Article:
concerned, or to remand the same to the Assistant Consolidation Officer,
with such directions as the Consolidation Officer may consider necessary;
- The Settlement Officer, Consolidation, to revise the provisional
Consolidation Scheme, after giving opportunity of being heard to the
tenure-holders concerned or to remand the same to the Assistant
Consolidation Officer, or the Consolidation Officer, as the Settlement
Officer, Consolidation, may think fit, with such directions as he may.
Confirmation Of The Provisional Consolidation Scheme And The Issue Of Allotment Orders (Sec 23)
The provisional Consolidation Scheme so confirmed shall be published in the unit
and, except as otherwise provided by or under this Act, shall be final.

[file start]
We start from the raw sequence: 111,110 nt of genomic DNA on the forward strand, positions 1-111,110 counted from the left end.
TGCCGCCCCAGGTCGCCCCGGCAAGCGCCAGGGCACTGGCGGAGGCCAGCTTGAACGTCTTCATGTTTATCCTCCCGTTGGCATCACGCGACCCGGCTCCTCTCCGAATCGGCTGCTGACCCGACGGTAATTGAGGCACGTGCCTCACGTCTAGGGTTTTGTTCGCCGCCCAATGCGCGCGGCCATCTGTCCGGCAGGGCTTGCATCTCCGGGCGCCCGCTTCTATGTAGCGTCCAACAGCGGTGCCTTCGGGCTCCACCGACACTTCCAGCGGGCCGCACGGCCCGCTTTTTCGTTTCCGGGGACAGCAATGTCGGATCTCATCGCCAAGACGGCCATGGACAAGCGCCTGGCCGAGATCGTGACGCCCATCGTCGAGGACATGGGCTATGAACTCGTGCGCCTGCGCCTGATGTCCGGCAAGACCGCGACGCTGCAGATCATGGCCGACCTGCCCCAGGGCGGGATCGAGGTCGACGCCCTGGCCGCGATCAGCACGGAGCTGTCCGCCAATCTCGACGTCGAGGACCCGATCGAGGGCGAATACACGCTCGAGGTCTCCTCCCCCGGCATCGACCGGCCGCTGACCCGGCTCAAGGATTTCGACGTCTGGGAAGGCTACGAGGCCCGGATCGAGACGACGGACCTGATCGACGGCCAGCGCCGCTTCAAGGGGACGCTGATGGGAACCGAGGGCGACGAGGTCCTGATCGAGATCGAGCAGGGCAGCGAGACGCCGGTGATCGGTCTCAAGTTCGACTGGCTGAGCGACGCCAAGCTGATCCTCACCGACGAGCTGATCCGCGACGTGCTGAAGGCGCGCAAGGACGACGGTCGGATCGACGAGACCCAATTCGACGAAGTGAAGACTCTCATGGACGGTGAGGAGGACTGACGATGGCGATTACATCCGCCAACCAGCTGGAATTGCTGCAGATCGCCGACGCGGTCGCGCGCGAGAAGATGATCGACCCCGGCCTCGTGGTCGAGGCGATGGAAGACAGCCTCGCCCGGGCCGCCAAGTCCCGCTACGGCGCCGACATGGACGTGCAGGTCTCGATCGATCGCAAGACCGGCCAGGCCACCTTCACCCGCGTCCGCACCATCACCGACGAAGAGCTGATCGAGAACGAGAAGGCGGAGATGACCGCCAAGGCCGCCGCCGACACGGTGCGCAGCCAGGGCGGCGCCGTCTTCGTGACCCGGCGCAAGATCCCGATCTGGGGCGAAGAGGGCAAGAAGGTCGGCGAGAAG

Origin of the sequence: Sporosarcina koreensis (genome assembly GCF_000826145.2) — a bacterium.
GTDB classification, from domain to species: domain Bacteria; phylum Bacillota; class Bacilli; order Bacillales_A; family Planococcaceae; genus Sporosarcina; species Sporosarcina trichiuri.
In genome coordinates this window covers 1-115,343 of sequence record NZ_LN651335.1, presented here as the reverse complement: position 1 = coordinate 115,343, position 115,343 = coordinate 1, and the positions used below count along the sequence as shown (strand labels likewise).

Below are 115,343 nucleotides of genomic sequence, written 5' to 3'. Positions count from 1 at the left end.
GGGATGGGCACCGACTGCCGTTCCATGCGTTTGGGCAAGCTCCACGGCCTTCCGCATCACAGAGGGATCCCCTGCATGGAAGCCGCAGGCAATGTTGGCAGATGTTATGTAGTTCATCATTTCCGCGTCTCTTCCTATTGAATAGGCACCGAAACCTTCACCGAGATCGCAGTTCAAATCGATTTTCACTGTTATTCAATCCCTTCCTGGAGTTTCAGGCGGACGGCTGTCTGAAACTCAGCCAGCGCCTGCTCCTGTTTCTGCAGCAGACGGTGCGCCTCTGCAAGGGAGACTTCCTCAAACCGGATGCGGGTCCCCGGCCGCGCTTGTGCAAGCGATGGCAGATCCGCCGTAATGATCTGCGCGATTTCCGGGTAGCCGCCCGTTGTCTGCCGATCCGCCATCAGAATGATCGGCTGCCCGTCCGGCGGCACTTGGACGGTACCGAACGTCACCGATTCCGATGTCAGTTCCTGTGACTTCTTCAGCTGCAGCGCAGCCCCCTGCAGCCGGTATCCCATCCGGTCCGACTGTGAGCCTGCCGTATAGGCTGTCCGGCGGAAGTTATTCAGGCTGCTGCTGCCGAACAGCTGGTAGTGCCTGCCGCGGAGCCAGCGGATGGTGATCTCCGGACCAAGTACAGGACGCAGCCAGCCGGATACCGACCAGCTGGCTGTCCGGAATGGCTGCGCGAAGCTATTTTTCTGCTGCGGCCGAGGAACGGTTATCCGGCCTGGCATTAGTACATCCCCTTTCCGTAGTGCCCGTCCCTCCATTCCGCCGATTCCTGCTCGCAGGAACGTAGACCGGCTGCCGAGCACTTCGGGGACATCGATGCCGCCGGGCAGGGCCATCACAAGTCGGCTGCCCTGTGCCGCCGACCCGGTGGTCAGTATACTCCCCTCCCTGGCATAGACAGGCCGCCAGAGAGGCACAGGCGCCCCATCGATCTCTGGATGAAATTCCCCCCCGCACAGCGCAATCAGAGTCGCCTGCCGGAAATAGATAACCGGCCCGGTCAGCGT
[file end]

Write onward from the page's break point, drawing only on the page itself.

Where the allotments made under Section 19-A are not modified under Section 21
and are confirmed under sub-section (1), the extracts contained in the notice
issued under Section 20, shall [, except as provided by or under the Act] be
treated as final allotment orders for the tenure-holders concerned.
Conclusion & Opinion
Farms in India are not only small in size but also lie scattered. Scattered
farms means lot of time, energy and money wasted in moving men and material from
one farm to another resulting in sub-optimal use of resources.
Hence land consolidation = essential for progressive farming/ capitalist methods
/ mechanization of agriculture.
Land Consolidation: Benefits & Advantages
- Scientific methods of cultivation, better irrigation, mechanization
which is possible on consolidated holdings, and they result in low cost of
production + increases income
- Saves farmer's time, energy, and money in moving from one farm to the other.
- Farmer feels encouraged to spend money on the improvement of his land.
- No land is wasted in making boundaries between tiny farms.
- Surplus land after consolidation can be used for construction of gardens,